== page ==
Sadly, these three men, Nation who created the Daleks and the two who revived them for a new audience, have somehow caused the very problems and recurring themes that now plague and ruin otherwise good Dalek storylines.
Overexposure: The True Way to Kill a Dalek
Terry Nation was a writer that did a lot of good work in his tenure. He wrote Blake 7, Survivors, and many other things besides, though he’s perhaps best known for the creation of the Daleks. Sadly, Nation is no longer with us but his works live on, particularly the Daleks, with the help of his estate, which sadly also appear to be the source of a lot of issues.
Whilst BBC owns the rights to Doctor Who, they apparently jointly hold the rights to the Daleks, due to how writer licensing worked back in the 70’s. Though there have been no specifics given thus far, there is a widely presumed theory that the Daleks have feature in every series of Doctor Who, or else the rights are reverted back. I say theory mainly because everywhere I’ve looked, people give conflicted answers on whether or not there’s any truth to the matter and though many argue the contrary, mainly because the Daleks have appeared in every series. Rumours of the precise deal are abound because the Nation estate has a very complicated relationship with the BBC and originally, weren’t willing to lend the characters to the series. Shearman even had to write ‘Dalek’ with the openness that the series might have to create its own monster to replace them should negotiations go south.
Whether or not these allegations are true or not fails to distract from the fact that the Daleks have featured in every season of Doctor Who. This amount of focus creates a negative effect for the monsters. Due to their over-usage in the past series, the Dalek hype has died down severely and now, Daleks rarely make as much of an impact on screen because they’ve appeared and been defeated so often that their underlying menace has been overplayed to the point of boredom. Overexposure ensures that a Dalek story is hindered by its own existence. A Dalek story is judged harsher than other stories simply because it is a Dalek story and such makes it difficult for any Dalek stories to exist without heavy judgement, considering their frequent appearances and legendary status.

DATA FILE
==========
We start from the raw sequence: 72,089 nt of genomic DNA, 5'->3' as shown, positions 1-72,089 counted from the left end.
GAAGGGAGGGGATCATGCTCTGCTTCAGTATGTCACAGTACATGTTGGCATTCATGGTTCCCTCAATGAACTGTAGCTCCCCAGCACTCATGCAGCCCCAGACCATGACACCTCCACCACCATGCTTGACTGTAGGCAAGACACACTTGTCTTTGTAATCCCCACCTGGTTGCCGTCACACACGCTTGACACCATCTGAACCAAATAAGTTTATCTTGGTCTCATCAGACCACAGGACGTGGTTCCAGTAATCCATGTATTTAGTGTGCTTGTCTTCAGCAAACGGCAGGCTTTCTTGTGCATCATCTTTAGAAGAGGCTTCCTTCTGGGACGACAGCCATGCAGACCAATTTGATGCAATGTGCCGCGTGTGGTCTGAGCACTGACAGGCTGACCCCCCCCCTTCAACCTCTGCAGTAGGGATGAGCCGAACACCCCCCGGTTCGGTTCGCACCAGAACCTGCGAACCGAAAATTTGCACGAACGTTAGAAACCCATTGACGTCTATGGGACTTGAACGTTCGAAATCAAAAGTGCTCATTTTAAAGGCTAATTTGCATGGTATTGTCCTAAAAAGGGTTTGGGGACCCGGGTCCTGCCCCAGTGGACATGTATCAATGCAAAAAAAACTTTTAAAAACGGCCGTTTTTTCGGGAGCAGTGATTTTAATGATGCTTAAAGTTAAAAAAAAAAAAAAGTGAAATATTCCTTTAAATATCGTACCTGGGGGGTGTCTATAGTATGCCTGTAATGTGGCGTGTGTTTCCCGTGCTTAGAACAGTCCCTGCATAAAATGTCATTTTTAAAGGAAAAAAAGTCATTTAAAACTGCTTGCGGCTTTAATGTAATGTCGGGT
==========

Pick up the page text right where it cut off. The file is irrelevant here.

The Human Factor: The Main Flaw of a Dalek.
Dalek by Robert Shearman is one of the best episode in the show’s history. It’s self-contained, well-written and tragic. One of its main successes is actually exploring the character of a Dalek, something very hard considering Daleks are very one-dimensional characters. These creatures are single minded killing machines devoted to racism and purged of all emotion, making telling a compelling emotional story for such a creature really difficult. Shearman’s way of exploring this theme was to inject humanity into a Dalek and explore what the two roles meant and how the two reacted with another. Dalek is brilliant because it reveals things about the Doctor, about Rose and about Daleks themselves. The ending was poignant, beautiful and a great conclusion to an episode that explored the Doctor’s newest enemy in a new light.
The big problem is that Shearman’s approach was so successful that so many Dalek stories that followed modelled themselves off of this same template. Evolution of the Daleks is about the Daleks becoming human hybrids, Journey’s End features a Dalek who gains a conscience, Into the Dalek is about a Dalek becoming more human-like. Even book stories touch on this like the Dalek Factor, but the end result is the same: treading over the same ground and redoing Shearman’s story or relying on old ideas instead of trying to find a new way to make the Daleks compelling or interesting.
An example of this is ‘Rusty’s’ repetition is ‘You are a Good Dalek’ to the Doctor, abusing the ‘we’re the same, you and I’ trope in order to reference Shearman’s masterpiece of a story. Sadly, in re-vitalising the Daleks, Shearman trapped them in a rut that the poor tanks have failed to escape. Even in Resolution, the Dalek spends a large amount of time piloting a human giving us another reference to the ‘Dalek-Human’ hybrid concept.